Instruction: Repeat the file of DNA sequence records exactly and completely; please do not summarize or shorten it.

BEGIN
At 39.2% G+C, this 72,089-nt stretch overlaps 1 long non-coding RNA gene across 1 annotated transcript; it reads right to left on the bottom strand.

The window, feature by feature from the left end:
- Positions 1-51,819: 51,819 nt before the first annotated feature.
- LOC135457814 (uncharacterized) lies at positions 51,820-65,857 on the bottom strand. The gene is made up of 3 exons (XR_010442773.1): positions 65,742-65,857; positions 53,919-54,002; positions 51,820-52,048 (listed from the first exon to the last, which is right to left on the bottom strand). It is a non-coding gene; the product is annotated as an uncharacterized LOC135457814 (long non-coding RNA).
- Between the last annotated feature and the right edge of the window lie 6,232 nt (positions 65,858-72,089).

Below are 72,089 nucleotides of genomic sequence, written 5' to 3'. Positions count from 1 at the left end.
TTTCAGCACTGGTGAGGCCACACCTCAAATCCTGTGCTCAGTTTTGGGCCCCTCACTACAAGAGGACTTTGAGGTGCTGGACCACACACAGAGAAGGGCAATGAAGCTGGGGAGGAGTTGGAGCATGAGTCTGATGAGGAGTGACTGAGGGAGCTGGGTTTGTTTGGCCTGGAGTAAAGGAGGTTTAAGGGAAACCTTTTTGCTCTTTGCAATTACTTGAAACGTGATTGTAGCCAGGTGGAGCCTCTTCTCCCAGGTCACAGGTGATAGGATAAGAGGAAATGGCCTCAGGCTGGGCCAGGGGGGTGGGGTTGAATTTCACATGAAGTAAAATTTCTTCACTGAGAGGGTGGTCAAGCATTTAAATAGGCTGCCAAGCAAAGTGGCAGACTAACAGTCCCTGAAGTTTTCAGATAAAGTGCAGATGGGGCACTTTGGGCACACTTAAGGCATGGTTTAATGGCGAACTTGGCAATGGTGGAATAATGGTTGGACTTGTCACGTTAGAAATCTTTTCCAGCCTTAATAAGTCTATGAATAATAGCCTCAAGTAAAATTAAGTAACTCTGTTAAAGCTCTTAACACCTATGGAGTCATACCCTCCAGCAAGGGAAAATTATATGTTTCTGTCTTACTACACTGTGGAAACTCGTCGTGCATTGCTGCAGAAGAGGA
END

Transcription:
At 39.2% G+C, this 72,089-nt stretch overlaps 1 long non-coding RNA gene across 1 annotated transcript; it reads right to left on the bottom strand.

The window, feature by feature from the left end:
- Positions 1-51,819: 51,819 nt before the first annotated feature.
- LOC135457814 (uncharacterized) lies at positions 51,820-65,857 on the bottom strand. The gene is made up of 3 exons (XR_010442773.1): positions 65,742-65,857; positions 53,919-54,002; positions 51,820-52,048 (listed from the first exon to the last, which is right to left on the bottom strand). It is a non-coding gene; the product is annotated as an uncharacterized LOC135457814 (long non-coding RNA).
- Between the last annotated feature and the right edge of the window lie 6,232 nt (positions 65,858-72,089).

Below are 72,089 nucleotides of genomic sequence, written 5' to 3'. Positions count from 1 at the left end.
TTTCAGCACTGGTGAGGCCACACCTCAAATCCTGTGCTCAGTTTTGGGCCCCTCACTACAAGAGGACTTTGAGGTGCTGGACCACACACAGAGAAGGGCAATGAAGCTGGGGAGGAGTTGGAGCATGAGTCTGATGAGGAGTGACTGAGGGAGCTGGGTTTGTTTGGCCTGGAGTAAAGGAGGTTTAAGGGAAACCTTTTTGCTCTTTGCAATTACTTGAAACGTGATTGTAGCCAGGTGGAGCCTCTTCTCCCAGGTCACAGGTGATAGGATAAGAGGAAATGGCCTCAGGCTGGGCCAGGGGGGTGGGGTTGAATTTCACATGAAGTAAAATTTCTTCACTGAGAGGGTGGTCAAGCATTTAAATAGGCTGCCAAGCAAAGTGGCAGACTAACAGTCCCTGAAGTTTTCAGATAAAGTGCAGATGGGGCACTTTGGGCACACTTAAGGCATGGTTTAATGGCGAACTTGGCAATGGTGGAATAATGGTTGGACTTGTCACGTTAGAAATCTTTTCCAGCCTTAATAAGTCTATGAATAATAGCCTCAAGTAAAATTAAGTAACTCTGTTAAAGCTCTTAACACCTATGGAGTCATACCCTCCAGCAAGGGAAAATTATATGTTTCTGTCTTACTACACTGTGGAAACTCGTCGTGCATTGCTGCAGAAGAGGA